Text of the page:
Government lawyers discriminated against autistic student with training contract test, EAT rules

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8 May 2017


Multiple choice test: GLS failed to offer different approach

The Government Legal Service (GLS) discriminated against a law graduate with Asperger’s Syndrome by refusing to make reasonable adjustments when she took a test that forms part of the application process for training contracts, the Employment Appeal Tribunal has found.

Mr Justice Kerr said the original employment tribunal (ET) was entitled to find that her condition was the likely reason she did not pass the multiple-choice situational judgment test (SJT), the first stage in what he described as a “fiendishly competitive recruitment process”.

In The Government Legal Service v Brookes [2017] UKEAT 0302_16_2803, the claimant had successfully argued that, because of her Asperger’s, she was unlawfully disadvantaged by the multiple choice method of testing; she said the GLS should have granted her request to answer the questions in the SJT in the form of short narrative written answers.

The ET rejected the GLS’s argument that the difficulties of those with Asperger’s or other autistic spectrum conditions “go beyond the method of assessment and that they lack the necessary analytical abilities, judgement, and the capacity to deal with ambiguity in practice”.

There was no expert evidence to support such an assertion, while the ET also rejected the GLS’s evidence that working as a government lawyer was “unique”; whilst it was clearly challenging, the ET said, so was legal work in other organisations, such as commercial ones.

The ET found that the GLS had indirectly discriminated against Ms Brookes, had failed to comply with the duty to make reasonable adjustments and had treated her unfavourably because of something arising in consequence of her disability.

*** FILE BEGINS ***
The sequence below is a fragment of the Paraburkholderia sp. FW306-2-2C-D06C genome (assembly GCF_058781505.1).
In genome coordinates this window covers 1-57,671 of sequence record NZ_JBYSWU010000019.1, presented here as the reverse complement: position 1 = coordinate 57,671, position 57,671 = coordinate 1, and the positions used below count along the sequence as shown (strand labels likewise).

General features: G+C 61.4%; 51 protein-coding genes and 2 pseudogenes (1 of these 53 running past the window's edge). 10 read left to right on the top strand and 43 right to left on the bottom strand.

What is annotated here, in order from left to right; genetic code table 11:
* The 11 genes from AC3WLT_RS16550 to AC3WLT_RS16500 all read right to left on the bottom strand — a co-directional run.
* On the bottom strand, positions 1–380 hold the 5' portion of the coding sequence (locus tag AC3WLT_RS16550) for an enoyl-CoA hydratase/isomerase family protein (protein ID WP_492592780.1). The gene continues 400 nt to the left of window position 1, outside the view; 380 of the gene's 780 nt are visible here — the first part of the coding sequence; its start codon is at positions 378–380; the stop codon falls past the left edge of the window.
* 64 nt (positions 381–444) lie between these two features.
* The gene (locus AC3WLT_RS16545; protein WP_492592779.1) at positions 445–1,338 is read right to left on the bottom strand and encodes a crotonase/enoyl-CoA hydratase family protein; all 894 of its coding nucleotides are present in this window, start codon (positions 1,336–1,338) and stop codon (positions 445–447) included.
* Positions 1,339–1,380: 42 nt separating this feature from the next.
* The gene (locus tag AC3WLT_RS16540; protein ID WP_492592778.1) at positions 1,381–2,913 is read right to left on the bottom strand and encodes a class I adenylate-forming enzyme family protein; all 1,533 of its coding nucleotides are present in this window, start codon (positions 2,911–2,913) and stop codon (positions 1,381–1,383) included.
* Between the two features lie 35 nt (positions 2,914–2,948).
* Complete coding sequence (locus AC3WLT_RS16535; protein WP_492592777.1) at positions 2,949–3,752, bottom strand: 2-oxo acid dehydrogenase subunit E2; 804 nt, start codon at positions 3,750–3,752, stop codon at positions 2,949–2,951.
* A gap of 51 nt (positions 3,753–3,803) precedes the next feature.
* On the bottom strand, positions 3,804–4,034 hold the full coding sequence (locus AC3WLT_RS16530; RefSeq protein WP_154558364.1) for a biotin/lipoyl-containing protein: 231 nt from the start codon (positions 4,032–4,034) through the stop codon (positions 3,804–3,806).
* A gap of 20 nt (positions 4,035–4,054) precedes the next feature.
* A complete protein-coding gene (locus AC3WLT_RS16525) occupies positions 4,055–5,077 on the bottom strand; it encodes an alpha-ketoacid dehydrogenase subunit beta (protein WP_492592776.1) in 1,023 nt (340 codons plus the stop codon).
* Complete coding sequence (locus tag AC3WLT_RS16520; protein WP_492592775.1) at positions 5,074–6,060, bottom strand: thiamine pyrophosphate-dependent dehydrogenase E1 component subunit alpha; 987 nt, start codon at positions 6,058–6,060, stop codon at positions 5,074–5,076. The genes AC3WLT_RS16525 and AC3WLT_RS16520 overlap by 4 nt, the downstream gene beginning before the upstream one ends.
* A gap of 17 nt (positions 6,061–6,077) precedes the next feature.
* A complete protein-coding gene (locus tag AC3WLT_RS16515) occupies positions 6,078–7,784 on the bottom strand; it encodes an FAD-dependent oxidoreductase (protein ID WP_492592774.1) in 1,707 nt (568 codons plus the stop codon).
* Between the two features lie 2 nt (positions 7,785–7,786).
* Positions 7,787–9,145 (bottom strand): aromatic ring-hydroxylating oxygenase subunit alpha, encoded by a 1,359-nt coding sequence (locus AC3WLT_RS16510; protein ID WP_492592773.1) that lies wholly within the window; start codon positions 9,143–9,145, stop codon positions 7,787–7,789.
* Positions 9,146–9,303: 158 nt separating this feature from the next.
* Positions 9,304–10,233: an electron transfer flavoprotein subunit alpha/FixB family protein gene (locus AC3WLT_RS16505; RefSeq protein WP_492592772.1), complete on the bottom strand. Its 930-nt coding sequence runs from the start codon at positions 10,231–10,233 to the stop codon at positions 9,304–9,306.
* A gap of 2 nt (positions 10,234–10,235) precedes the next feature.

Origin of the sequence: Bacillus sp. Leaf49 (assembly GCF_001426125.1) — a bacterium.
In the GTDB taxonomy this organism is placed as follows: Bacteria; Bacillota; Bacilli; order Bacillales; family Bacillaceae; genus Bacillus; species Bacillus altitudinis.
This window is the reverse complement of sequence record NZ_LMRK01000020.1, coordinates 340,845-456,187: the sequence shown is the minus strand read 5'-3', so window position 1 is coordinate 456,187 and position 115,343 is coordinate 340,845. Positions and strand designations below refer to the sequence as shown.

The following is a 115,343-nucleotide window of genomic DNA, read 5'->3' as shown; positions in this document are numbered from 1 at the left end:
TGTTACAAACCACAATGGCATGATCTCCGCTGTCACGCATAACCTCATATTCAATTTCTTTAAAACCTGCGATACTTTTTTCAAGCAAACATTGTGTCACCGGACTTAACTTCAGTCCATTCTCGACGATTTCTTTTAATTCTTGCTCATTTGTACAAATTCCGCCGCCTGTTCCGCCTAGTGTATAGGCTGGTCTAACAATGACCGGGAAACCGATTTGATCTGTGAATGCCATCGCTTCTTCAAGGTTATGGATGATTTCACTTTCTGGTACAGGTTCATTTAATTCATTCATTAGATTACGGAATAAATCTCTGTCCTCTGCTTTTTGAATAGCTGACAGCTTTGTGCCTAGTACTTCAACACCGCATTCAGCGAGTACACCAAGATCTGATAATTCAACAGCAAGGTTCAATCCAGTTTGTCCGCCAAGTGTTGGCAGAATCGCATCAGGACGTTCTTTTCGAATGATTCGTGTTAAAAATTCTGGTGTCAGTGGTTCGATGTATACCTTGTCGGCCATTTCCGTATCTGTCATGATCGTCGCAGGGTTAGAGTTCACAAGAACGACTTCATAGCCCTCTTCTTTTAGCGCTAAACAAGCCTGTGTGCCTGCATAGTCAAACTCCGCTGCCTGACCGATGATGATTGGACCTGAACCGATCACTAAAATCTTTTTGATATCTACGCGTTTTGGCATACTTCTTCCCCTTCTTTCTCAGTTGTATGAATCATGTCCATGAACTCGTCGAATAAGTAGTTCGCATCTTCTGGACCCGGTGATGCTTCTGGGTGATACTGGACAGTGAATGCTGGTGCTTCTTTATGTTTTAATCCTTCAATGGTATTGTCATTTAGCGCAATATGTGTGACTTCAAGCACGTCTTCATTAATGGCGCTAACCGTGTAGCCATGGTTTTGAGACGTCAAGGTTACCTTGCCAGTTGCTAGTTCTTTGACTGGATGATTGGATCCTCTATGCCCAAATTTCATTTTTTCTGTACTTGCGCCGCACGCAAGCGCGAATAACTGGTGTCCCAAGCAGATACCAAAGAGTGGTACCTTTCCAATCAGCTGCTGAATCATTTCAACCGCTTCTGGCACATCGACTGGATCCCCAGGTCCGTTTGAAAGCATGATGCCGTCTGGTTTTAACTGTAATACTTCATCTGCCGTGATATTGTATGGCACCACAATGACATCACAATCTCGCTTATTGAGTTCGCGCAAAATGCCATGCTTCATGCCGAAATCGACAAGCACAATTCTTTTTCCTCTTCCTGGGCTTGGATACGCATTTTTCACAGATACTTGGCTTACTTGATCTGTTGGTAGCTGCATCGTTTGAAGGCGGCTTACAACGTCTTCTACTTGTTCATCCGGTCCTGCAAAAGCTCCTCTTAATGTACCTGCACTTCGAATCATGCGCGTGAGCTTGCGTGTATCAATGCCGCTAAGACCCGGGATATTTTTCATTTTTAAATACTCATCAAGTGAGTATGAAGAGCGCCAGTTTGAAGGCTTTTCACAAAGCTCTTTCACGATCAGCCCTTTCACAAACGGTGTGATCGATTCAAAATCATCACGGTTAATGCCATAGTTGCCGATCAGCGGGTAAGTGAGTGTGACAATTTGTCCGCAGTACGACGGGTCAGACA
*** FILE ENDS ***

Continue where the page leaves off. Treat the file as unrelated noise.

It ordered the GLS to pay her £860 in compensation and recommended that it issue a written apology and review its procedures in relation to people with a disability applying for employment, with a view to greater flexibility in the psychometric testing regime.

The claimant is now a 33-year-old law graduate from Sussex University. She sat the law course from 2008 to 2012, taking a year out when she gave birth. She was diagnosed with Asperger’s in 2009. When she sat her finals in 2012, adjustments were made. She achieved a 2:2.

The GLS introduced psychometric testing as part of its recruitment process in 2010. Kerr J noted: “Unlike many private sector legal organisations, it is prepared to recruit candidates with a 2:2 degree, but competition for jobs is intense: several thousand applications for about 35 places each year.”

Giving the ruling of the appeal tribunal, he described the ET’s reasoning as “impeccable and beyond reproach”.

The ET’s reasons included that Ms Brookes “fitted the profile of those who would ordinarily be disadvantaged according to both experts [one from each side], albeit that not all would (she lacked social imagination and would have difficulties in imaginative and counter-factual reasoning in hypothetical scenarios)”.